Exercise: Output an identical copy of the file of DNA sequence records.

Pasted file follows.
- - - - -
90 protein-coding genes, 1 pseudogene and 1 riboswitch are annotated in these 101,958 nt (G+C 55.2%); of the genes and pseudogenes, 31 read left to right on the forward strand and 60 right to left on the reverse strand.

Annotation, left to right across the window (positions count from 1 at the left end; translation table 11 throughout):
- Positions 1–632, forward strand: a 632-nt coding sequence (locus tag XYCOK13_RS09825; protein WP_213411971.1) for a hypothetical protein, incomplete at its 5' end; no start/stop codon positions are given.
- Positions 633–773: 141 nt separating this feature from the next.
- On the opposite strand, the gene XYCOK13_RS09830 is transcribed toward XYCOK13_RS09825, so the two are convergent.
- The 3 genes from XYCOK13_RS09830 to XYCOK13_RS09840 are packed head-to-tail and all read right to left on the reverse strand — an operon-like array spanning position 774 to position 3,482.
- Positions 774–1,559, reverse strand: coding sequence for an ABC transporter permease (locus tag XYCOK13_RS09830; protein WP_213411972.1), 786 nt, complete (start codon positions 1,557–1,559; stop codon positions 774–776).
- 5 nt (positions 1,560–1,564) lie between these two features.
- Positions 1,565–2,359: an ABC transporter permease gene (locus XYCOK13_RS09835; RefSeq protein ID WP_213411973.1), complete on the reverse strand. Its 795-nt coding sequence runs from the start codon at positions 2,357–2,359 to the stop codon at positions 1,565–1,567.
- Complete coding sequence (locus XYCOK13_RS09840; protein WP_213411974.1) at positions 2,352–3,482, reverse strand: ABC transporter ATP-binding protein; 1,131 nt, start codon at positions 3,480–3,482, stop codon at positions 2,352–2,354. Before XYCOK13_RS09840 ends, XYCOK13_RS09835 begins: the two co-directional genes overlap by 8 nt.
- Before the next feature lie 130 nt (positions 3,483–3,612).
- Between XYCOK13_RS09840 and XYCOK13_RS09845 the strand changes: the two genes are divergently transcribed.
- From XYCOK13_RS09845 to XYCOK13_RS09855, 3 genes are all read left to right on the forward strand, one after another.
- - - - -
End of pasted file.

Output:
90 protein-coding genes, 1 pseudogene and 1 riboswitch are annotated in these 101,958 nt (G+C 55.2%); of the genes and pseudogenes, 31 read left to right on the forward strand and 60 right to left on the reverse strand.

Annotation, left to right across the window (positions count from 1 at the left end; translation table 11 throughout):
- Positions 1–632, forward strand: a 632-nt coding sequence (locus tag XYCOK13_RS09825; protein WP_213411971.1) for a hypothetical protein, incomplete at its 5' end; no start/stop codon positions are given.
- Positions 633–773: 141 nt separating this feature from the next.
- On the opposite strand, the gene XYCOK13_RS09830 is transcribed toward XYCOK13_RS09825, so the two are convergent.
- The 3 genes from XYCOK13_RS09830 to XYCOK13_RS09840 are packed head-to-tail and all read right to left on the reverse strand — an operon-like array spanning position 774 to position 3,482.
- Positions 774–1,559, reverse strand: coding sequence for an ABC transporter permease (locus tag XYCOK13_RS09830; protein WP_213411972.1), 786 nt, complete (start codon positions 1,557–1,559; stop codon positions 774–776).
- 5 nt (positions 1,560–1,564) lie between these two features.
- Positions 1,565–2,359: an ABC transporter permease gene (locus XYCOK13_RS09835; RefSeq protein ID WP_213411973.1), complete on the reverse strand. Its 795-nt coding sequence runs from the start codon at positions 2,357–2,359 to the stop codon at positions 1,565–1,567.
- Complete coding sequence (locus XYCOK13_RS09840; protein WP_213411974.1) at positions 2,352–3,482, reverse strand: ABC transporter ATP-binding protein; 1,131 nt, start codon at positions 3,480–3,482, stop codon at positions 2,352–2,354. Before XYCOK13_RS09840 ends, XYCOK13_RS09835 begins: the two co-directional genes overlap by 8 nt.
- Before the next feature lie 130 nt (positions 3,483–3,612).
- Between XYCOK13_RS09840 and XYCOK13_RS09845 the strand changes: the two genes are divergently transcribed.
- From XYCOK13_RS09845 to XYCOK13_RS09855, 3 genes are all read left to right on the forward strand, one after another.